The much anticipated debuts of the new Fall line-up of TV shows are airing within the next few weeks, which means it’s time to see if all that focus group testing holds true to form. It’s an exciting yet nerve wracking time of the year for media executives and researchers because we know all too well that TV pilots only have two options–one, to swim, or two, to sink.
That’s a lot riding on a small sample group of viewers sitting in a room with dials in their hands. But what if the networks market tested their TV pilots publicly online instead of in private viewing rooms? No, this isn’t some hair-brained idea. In fact, as pointed out in this Entertainment Weekly article, Amazon and its production house Amazon Studios have been doing exactly that by first airing their “fledgling” pilots on their site and asking viewers to rate and comment on them; then using that feedback to decide which pilots get picked up and which get the axe.
So, does Amazon’s approach represent the wave of the future or simply a marketing gimmick? Well, there’s plenty of evidence to show that Amazon might be on to something. First off, today’s viewers are no longer parking it on the couch to watch all of their favorite programs on their CRTs. They’re watching on-the-go—on their laptops at coffee shops and at the office, or on their tablets and smartphones, just about anywhere. Watching longer format programming online is quickly becoming the new norm, so in many ways, testing these programs online offers a much more true-to-life viewer experience than testing them in a controlled, offline environment such as a focus group room. Second, the Amazon approach could save the networks big bucks. Cost will always be a factor and any way that networks can limit their upfront investment and risk with new pilots is going to get their attention. And third, allowing viewers to be active participants in the process can help build a loyal following both for the network and for a new series.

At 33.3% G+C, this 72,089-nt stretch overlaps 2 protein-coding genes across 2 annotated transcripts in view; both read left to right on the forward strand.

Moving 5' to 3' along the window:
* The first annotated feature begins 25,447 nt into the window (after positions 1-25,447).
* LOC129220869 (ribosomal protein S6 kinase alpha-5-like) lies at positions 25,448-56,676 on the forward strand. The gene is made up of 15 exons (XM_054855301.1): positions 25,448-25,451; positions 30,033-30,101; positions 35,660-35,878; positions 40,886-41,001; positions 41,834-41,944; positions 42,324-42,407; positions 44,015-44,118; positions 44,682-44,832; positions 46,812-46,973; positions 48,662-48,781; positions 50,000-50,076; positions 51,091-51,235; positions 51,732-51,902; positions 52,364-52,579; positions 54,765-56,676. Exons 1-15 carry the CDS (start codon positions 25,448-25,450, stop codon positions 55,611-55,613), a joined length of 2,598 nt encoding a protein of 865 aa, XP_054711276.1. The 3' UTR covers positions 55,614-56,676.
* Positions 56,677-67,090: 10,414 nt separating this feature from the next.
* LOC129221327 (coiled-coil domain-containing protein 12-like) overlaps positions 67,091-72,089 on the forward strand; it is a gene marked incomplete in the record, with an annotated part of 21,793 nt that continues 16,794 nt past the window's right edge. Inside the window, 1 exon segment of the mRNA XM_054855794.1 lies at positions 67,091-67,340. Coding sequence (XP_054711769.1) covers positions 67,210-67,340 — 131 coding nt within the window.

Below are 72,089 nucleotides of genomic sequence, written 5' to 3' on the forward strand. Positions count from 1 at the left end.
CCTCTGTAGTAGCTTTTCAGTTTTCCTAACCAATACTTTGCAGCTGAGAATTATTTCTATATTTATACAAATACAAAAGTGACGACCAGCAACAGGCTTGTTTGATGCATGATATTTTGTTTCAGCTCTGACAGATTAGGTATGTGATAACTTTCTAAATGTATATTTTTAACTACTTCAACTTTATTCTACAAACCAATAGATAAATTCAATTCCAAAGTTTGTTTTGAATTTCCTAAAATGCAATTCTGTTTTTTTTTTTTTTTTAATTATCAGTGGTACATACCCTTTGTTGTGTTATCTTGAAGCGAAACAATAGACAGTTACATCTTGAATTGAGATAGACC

What’s the biggest downside to Amazon’s approach? Well, for one, replicating the type of feedback that media execs are used to getting from the offline dial groups. The good news there is that new technology is closing the gap, allowing researchers to do online what for years could only be done in controlled focus group settings. Case-in-point, dial testing, which has been a standard research method used by the networks for new pilot testing. But recent advances in online research technology is now allowing for dial testing to be conducted online. And new tools like Slidermetrix make it easy for a company like Amazon to dial test clips, trailers and even full episodes on a public website. As example, we took a few trailers from some of the hottest fall pilots and set them up in Slidermetrix for you to view and dial test. Give it a try and then comeback and comment on if you’re on board with this new open approach to TV pilot testing.